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Boris and the NIMBYs: why London’s Mayor needs to sort out the capital’s green belt now

Boris Johnson by Andrew Parsons

Boris Johnson’s move back towards national politics puts him on both sides of a fence. As Mayor, he is charged with producing a London Plan which meets the housing needs of London’s growing population; as a national politician he will be more concerned to support NIMBYs.

Dr Malcolm HockadayWith a bunfight about to break out in London as the GLA seeks to defend its underprovision of housing in the face of growing discontent from surrounding local authorities, there’s to be a public inquiry in early September into whether London  can pass the buck to the surrounding South East – what used to be called overspill.

Even with house prices still rising and with an acknowledged and increasing shortage of housing in London, the GLA is wringing its hands and falling back on long-established but outdated green belt policy and thereby choking off house-building.  

Undeveloped rural land around the outer parts of Greater London is frequently green belt – long regarded as a no-go area for new house building.  

But they were defined decades ago in a period of stable population, with the aim being to maintain the status quo and protect openness, whatever the quality. The green belt is not a smooth, continuous swathe of greenness and enchantment.  

It is often piecemeal and its boundaries merely reflect the edges of the urban area at a snapshot in time some 50 years ago and are sometimes enclaves completely surrounded by development.

In the face of a likely 20 per cent increase in London’s population by 2031, such boundaries are no longer able to remain unchallenged.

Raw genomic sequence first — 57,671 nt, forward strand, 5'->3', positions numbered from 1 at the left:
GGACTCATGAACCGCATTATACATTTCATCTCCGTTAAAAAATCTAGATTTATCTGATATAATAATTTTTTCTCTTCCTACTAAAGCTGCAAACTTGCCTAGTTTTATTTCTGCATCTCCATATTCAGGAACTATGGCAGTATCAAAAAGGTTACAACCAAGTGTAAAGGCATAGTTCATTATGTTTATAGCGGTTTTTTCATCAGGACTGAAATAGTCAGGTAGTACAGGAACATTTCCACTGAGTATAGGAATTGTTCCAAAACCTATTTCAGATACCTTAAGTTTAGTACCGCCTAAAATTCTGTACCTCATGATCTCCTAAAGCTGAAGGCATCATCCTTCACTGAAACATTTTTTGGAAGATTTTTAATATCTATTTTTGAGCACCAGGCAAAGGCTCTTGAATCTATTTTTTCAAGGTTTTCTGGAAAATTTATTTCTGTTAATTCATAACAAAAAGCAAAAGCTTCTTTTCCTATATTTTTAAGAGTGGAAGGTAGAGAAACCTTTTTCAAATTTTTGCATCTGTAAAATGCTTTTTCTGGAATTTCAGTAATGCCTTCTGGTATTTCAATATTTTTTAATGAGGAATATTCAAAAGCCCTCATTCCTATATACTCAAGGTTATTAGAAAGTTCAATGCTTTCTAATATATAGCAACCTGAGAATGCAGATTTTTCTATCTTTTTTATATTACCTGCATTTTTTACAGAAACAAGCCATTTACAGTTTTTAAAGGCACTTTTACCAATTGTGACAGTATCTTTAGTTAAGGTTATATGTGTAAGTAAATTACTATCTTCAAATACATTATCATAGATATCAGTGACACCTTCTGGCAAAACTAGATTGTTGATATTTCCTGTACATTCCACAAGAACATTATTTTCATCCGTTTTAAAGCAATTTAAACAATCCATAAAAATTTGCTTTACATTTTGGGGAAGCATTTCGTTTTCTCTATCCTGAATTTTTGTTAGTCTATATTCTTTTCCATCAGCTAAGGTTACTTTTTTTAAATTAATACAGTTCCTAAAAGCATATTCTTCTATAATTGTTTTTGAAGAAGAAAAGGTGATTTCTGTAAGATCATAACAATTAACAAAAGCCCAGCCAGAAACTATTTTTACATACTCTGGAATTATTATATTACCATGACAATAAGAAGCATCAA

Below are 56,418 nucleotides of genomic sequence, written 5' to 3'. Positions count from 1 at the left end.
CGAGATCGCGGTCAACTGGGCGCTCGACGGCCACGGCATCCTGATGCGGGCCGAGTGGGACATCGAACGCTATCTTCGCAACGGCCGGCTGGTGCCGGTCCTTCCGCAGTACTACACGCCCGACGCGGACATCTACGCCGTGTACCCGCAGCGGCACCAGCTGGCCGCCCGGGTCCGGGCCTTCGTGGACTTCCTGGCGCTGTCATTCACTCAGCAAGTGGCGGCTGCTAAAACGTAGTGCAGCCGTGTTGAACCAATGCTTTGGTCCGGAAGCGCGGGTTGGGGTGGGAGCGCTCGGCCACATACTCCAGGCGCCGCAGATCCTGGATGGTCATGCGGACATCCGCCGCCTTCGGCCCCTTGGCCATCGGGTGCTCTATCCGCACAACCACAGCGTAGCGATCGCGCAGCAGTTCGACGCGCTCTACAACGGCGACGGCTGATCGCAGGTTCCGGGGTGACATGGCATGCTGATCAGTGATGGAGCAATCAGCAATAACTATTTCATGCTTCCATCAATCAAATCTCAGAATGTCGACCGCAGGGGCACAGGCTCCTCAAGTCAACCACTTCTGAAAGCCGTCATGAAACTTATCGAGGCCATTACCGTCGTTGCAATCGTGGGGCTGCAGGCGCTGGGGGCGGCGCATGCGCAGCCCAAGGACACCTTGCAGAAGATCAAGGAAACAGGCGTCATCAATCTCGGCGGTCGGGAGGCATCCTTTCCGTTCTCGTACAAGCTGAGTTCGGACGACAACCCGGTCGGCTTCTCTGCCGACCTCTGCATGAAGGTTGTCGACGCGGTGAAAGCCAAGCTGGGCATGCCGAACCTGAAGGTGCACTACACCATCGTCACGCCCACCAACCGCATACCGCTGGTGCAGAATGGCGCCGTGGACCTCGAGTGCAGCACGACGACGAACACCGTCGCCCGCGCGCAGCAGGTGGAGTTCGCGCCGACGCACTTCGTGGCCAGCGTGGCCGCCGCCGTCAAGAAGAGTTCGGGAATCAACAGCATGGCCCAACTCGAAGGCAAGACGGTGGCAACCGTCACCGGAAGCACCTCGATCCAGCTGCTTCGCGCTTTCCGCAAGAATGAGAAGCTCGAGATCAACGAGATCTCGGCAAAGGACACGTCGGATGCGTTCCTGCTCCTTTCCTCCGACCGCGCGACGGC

The government’s National Planning Policy Framework – brought in with a fanfare in the early stage of the coalition government – rightly requires councils to plan for known needs. But the September public inquiry will be looking at the GLA intention to do the opposite and spread housing for Londoners across the South East.  

Only this February, the GLA wrote to councils outside London indicating the prospect of them now needing to accommodate London’s unmet needs. Those councils have unsurprisingly said that’s too little and too late in the process to change things in their areas as they have their own problems in meeting need, without adding to them with London overspill.

"London boroughs are keeping their heads down, producing plans which assume no real change to green belt boundaries and hoping the stalemate will lead to a quiet life"

They rightly point out that more of the housing demand could be met in Greater London by careful ‘picking off’ of the poorer areas of green belt to allow new development. London boroughs can do this when they review their local plans but all they are doing is tinkering with minor adjustments of earlier ‘nonsense’ boundaries. And there’s no reason why they could not at the same time push out the outer boundaries by an equivalent amount if they did a thoughtful and full review.

So London boroughs are keeping their heads down, producing plans which assume no real change to green belt boundaries and hoping the stalemate will lead to a quiet life.  

Councils around London face just the same pressures of their own – especially as the green belt stretches as far out as Tunbridge Wells, Southend, Milton Keynes and Haslemere. It reaches Boris’s old constituency at Henley and includes parts of his prospective constituency at Hillingdon. So they have no easy solutions themselves.  Voters there will certainly not want extra Londoners’ housing in their rural back yards.  So does the overspill go even further out to Bedford or Crawley, with the longer and more expensive journeys to work as a result?

Hardly sustainable and it should not. London boroughs should be made to actively review their green belt areas for the least sensitive parts close to the built up area, including spoiled sites, and to allocate new green belt if necessary in other parts.  This would allow more Londoners to be housed much nearer to their families and their jobs.  

After all, is Hillingdon’s green belt really more important than Henley’s green belt? But with votes at stake next year, how likely is it that Boris Johnson can be made to take the tougher choice now?

Dr Malcolm Hockaday is former chairman and now senior director at Nathaniel Lichfield & Partners

Image credit: Andrew Parsons


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